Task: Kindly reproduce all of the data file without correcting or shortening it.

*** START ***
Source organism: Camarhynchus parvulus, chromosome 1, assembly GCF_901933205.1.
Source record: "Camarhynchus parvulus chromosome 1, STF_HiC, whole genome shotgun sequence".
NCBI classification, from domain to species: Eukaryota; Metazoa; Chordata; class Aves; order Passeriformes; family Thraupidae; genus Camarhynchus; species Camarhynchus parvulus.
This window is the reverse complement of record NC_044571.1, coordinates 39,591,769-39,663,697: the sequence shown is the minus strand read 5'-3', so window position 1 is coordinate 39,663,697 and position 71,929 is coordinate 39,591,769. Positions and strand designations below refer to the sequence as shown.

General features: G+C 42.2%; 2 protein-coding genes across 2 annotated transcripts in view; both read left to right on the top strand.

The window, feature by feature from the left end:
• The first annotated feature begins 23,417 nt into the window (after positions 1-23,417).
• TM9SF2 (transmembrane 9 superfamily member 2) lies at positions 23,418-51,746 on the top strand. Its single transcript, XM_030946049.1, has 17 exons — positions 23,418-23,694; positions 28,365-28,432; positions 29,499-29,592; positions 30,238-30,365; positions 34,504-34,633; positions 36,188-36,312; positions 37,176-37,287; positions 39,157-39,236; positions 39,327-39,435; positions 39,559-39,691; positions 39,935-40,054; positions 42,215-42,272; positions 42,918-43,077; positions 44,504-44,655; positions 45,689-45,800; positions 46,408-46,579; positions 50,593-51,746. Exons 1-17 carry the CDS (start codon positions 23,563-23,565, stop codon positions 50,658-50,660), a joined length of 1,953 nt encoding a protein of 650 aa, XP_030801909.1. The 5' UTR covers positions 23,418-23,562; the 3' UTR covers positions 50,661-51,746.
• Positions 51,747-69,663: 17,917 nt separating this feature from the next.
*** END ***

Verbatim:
Source organism: Camarhynchus parvulus, chromosome 1, assembly GCF_901933205.1.
Source record: "Camarhynchus parvulus chromosome 1, STF_HiC, whole genome shotgun sequence".
NCBI classification, from domain to species: Eukaryota; Metazoa; Chordata; class Aves; order Passeriformes; family Thraupidae; genus Camarhynchus; species Camarhynchus parvulus.
This window is the reverse complement of record NC_044571.1, coordinates 39,591,769-39,663,697: the sequence shown is the minus strand read 5'-3', so window position 1 is coordinate 39,663,697 and position 71,929 is coordinate 39,591,769. Positions and strand designations below refer to the sequence as shown.

General features: G+C 42.2%; 2 protein-coding genes across 2 annotated transcripts in view; both read left to right on the top strand.

The window, feature by feature from the left end:
• The first annotated feature begins 23,417 nt into the window (after positions 1-23,417).
• TM9SF2 (transmembrane 9 superfamily member 2) lies at positions 23,418-51,746 on the top strand. Its single transcript, XM_030946049.1, has 17 exons — positions 23,418-23,694; positions 28,365-28,432; positions 29,499-29,592; positions 30,238-30,365; positions 34,504-34,633; positions 36,188-36,312; positions 37,176-37,287; positions 39,157-39,236; positions 39,327-39,435; positions 39,559-39,691; positions 39,935-40,054; positions 42,215-42,272; positions 42,918-43,077; positions 44,504-44,655; positions 45,689-45,800; positions 46,408-46,579; positions 50,593-51,746. Exons 1-17 carry the CDS (start codon positions 23,563-23,565, stop codon positions 50,658-50,660), a joined length of 1,953 nt encoding a protein of 650 aa, XP_030801909.1. The 5' UTR covers positions 23,418-23,562; the 3' UTR covers positions 50,661-51,746.
• Positions 51,747-69,663: 17,917 nt separating this feature from the next.